Highlights from the ‘Crafting Modernism’ Show at MAD


The recently-opened Crafting Modernism exhibition at New York’s Museum of Arts and Design is the perfect antidote to the geometric-steel-and-plastic concept of modern style. With works ranging from the late ’40s through 1969, the show focuses on a range of objects made from humanizing “craft media” like clay, wood, and fiber. In spite of the “do not touch” signs and roped-off exhibits, the impression left by these works was distinctly tactile. And seriously, who doesn’t LOVE anything by Isamu Noguchi?

If you can’t make it to MAD before January 15, then check out more images after the jump.

Music Rack by Wendell Castle, 1964. Purchased by the American Craft Council, 1964

Wendell Castle’s Music Rack is a virtuosic riff on organic form. Made entirely of rosewood, the piece was created using a process known as stack lamination; Castle glued together layers of wood and then bent them to achieve the desired effect. A leading member of the American Craft genre of design, Castle is often credited as a founding father of the art furniture movement.

Neckpiece. Arthur Smith, 1948. Purchased by the American Craft Council, 1967

Want! Arthur Smith’s gorgeous jewelry was featured in Vogue, Harper’s Bazaar, and The New Yorker in spite of the fact that he was a black, gay, bohemian jewelry designer in the less-than-accepting ’50s.

This brass Neckpiece, with its understated ostentation and interlocking forms, looks like something Lady Gaga might wear when she moves out of her Madonna/Blonde Ambition phase and into her Madonna/glamourous-but-still-unique phase, don’t you think?

My Mu (Watashi no mu) by Isamu Noguchi, 1950. Noguchi Museum

Isamu Noguchi is one of the luminaries of modern furniture design in America. He created that iconic sculpture-like coffee table for Herman Miller (yes, that one) in addition to everything from playgrounds to totemic basalt artworks. The central void in this ceramic construction is meant to evoke “mu,” the Zen concept of nothingness. A larger sandstone version of this work was created for display in the garden of the Shin-Banraisha at Keio University, the space that Noguchi designed in 1952 in memory of his father.

Here, as in Castle’s Music Stand, organic forms give the impression of life. The asymmetry of this piece exudes a personality that is at once grave and endearing.

Stool by Ray Eames & Charles Eames, 1960. Private Collection

THE EAMESES. Even if you know nothing about design and don’t give a fig for designers, you must MUST know about Ray and Charles Eames. This incredible power couple not only made some of the most beautiful furniture of the modern movement, but they were filmmakers and educators to boot. And totally in LOVE with each other. A fab-looking documentary about them is set to premier on November 18 at IFC in New York. Watch the trailerhere.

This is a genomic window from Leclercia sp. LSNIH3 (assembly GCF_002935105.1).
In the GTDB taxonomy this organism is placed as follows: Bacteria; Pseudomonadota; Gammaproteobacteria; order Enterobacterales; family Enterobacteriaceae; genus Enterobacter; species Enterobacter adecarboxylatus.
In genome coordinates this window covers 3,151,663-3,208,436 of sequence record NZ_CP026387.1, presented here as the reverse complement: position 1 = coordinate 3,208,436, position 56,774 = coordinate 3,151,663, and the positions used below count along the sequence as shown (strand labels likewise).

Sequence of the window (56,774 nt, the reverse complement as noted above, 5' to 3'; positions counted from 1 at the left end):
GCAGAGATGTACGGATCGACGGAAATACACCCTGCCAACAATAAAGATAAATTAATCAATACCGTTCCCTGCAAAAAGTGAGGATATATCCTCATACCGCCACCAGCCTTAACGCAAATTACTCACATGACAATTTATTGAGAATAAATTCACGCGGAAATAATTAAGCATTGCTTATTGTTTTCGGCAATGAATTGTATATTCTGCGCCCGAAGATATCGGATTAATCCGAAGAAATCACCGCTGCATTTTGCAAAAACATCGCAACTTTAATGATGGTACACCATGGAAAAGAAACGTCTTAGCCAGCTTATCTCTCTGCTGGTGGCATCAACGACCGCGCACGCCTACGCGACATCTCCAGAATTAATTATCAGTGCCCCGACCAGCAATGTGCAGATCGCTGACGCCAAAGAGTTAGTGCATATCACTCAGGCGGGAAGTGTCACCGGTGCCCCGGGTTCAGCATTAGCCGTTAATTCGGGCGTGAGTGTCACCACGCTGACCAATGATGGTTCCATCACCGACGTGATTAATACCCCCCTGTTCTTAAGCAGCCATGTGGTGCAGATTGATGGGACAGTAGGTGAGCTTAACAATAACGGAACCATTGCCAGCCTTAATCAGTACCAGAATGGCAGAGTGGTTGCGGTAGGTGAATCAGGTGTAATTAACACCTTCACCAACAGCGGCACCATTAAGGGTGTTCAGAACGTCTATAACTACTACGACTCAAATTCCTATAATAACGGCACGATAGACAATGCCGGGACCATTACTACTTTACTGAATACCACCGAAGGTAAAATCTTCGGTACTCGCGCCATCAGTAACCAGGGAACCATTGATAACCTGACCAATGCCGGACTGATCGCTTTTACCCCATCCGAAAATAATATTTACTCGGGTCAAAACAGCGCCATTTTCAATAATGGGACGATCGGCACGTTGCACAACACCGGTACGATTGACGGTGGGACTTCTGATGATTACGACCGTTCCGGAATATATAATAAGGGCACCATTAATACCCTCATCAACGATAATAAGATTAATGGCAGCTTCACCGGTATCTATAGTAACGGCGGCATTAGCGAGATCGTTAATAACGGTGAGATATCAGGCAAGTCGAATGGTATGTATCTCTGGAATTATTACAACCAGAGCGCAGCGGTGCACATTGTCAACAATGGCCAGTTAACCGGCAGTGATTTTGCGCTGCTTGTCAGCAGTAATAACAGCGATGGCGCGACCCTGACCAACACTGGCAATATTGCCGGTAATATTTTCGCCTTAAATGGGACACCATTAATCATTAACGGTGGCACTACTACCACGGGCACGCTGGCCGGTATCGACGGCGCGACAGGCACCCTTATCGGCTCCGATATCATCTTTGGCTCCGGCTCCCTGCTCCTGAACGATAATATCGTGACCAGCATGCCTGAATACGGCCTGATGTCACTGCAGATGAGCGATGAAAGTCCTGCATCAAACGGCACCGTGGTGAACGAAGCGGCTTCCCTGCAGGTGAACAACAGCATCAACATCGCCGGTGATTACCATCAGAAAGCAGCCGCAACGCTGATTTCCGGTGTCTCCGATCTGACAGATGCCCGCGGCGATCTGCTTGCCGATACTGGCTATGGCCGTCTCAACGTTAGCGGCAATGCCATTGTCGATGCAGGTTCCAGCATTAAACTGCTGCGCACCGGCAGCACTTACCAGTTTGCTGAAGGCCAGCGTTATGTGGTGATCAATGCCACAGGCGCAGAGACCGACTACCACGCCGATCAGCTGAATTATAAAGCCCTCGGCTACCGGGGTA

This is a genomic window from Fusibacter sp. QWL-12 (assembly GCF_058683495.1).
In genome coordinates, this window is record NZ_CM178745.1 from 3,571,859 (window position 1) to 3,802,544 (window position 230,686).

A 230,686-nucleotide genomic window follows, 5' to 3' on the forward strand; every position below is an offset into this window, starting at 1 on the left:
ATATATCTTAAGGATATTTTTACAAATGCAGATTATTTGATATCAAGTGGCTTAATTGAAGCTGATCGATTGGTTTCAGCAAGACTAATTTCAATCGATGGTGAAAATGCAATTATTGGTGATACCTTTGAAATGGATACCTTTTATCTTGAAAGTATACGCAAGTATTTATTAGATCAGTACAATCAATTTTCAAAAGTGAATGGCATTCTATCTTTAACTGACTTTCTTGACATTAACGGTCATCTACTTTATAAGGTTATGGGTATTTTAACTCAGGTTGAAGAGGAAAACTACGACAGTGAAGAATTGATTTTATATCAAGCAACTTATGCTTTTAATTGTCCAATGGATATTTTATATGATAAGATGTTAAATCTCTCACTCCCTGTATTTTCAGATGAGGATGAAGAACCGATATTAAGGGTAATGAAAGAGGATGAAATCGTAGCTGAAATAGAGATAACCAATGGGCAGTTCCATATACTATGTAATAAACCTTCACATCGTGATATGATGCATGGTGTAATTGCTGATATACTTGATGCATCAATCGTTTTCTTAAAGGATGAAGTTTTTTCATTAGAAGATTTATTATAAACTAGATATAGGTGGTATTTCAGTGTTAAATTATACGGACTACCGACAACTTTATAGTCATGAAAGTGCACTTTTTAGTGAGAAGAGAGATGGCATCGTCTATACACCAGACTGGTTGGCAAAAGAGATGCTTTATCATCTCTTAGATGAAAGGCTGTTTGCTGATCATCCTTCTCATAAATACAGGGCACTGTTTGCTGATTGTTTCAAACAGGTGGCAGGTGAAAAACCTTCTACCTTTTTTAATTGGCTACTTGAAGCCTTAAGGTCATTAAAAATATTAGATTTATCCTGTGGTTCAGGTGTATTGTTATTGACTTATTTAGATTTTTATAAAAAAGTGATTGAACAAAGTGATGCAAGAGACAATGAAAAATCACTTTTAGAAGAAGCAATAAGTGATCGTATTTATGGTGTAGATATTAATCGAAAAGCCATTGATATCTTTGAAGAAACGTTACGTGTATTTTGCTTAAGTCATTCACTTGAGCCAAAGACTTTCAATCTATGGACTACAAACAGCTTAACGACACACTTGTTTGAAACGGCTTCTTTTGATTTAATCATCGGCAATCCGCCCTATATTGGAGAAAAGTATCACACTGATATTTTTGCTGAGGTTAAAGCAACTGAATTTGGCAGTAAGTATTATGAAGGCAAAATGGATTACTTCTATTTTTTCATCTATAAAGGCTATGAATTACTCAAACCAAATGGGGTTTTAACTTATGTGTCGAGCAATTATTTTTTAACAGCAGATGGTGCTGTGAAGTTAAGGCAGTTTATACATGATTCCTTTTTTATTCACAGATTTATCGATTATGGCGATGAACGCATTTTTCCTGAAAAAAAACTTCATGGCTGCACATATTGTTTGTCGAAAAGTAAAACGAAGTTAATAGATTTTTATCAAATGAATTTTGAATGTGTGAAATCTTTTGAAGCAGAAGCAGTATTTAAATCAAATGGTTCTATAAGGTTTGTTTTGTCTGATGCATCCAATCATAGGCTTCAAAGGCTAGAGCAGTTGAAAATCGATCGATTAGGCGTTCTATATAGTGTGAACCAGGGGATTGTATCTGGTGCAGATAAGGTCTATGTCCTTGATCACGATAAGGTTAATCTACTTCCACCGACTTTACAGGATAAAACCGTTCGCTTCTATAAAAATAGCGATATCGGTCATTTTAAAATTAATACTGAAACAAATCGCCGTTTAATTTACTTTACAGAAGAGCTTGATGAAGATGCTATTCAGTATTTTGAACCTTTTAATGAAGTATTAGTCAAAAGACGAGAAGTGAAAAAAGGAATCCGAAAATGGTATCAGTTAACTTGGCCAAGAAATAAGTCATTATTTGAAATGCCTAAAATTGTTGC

This simple walnut stool encapsulates the character-laden minimalism of the Eames oeuvre. Clean lines. Natural materials. Interesting to look at. And if the guard had let me sit on it, I’d be able to tell you that it was comfortable as well.

Bird Lounge Chair and Ottoman by Arieto (Harry) Bertoia, Knoll International, after 1952. Private Collection

Okay so there is some welded steel in this exhibition. But in this piece by the artist Harry Bertoia, the angularity of the legs is beautifully balanced by the upholstered curves of the seat creating a sense of lightness as well as comfort. Italian-born Bertoia was a sculptor, furniture designer, and jewelry maker (he made the Eameses’ wedding rings) and is probably best known for his collection of wire furniture for Knoll.

I never know if the chair back is meant to be the tail of the “bird” or the head. The bird could be either alert or pecking at something. And is the ottoman a part of the “bird?” If you have any insight, let me know.

Forms: Transcendental by Richard Pousette-Dart, 1950. The Simona and Jerome Chazen Collection

Again, the organic shapes in this painting by Abstract Expressionist Richard Pousette-Dart reflect the biomorphic undercurrent of Crafting Modernism. Don’t the legs at the bottom of the painting remind you of the Noguchi piece just a few pages back? The pieces in this exhibition aren’t the soulless and utilitarian type of modernism that places like Pottery Barn and Restoration Hardware want you to fear. These objects and artworks have personalities. And they definitely have style.

Wouldn’t you just love to have any of these works in your home?